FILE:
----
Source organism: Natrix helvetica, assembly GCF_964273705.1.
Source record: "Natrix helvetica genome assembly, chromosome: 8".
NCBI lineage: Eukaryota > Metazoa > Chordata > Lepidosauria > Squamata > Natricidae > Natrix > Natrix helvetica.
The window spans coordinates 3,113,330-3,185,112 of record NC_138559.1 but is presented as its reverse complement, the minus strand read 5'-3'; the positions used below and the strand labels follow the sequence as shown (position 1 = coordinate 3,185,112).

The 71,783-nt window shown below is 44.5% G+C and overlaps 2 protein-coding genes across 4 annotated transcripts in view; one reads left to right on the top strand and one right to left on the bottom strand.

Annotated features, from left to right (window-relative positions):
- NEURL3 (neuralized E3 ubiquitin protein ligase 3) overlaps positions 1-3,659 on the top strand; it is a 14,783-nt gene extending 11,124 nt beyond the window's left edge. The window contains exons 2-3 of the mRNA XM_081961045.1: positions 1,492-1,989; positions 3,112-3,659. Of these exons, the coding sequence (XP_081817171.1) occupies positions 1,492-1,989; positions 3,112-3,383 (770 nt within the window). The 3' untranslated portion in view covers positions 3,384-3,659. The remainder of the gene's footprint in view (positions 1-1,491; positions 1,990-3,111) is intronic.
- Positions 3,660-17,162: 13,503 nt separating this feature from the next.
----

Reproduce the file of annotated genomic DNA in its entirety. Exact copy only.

Source organism: Natrix helvetica, assembly GCF_964273705.1.
Source record: "Natrix helvetica genome assembly, chromosome: 8".
NCBI lineage: Eukaryota > Metazoa > Chordata > Lepidosauria > Squamata > Natricidae > Natrix > Natrix helvetica.
The window spans coordinates 3,113,330-3,185,112 of record NC_138559.1 but is presented as its reverse complement, the minus strand read 5'-3'; the positions used below and the strand labels follow the sequence as shown (position 1 = coordinate 3,185,112).

The 71,783-nt window shown below is 44.5% G+C and overlaps 2 protein-coding genes across 4 annotated transcripts in view; one reads left to right on the top strand and one right to left on the bottom strand.

Annotated features, from left to right (window-relative positions):
- NEURL3 (neuralized E3 ubiquitin protein ligase 3) overlaps positions 1-3,659 on the top strand; it is a 14,783-nt gene extending 11,124 nt beyond the window's left edge. The window contains exons 2-3 of the mRNA XM_081961045.1: positions 1,492-1,989; positions 3,112-3,659. Of these exons, the coding sequence (XP_081817171.1) occupies positions 1,492-1,989; positions 3,112-3,383 (770 nt within the window). The 3' untranslated portion in view covers positions 3,384-3,659. The remainder of the gene's footprint in view (positions 1-1,491; positions 1,990-3,111) is intronic.
- Positions 3,660-17,162: 13,503 nt separating this feature from the next.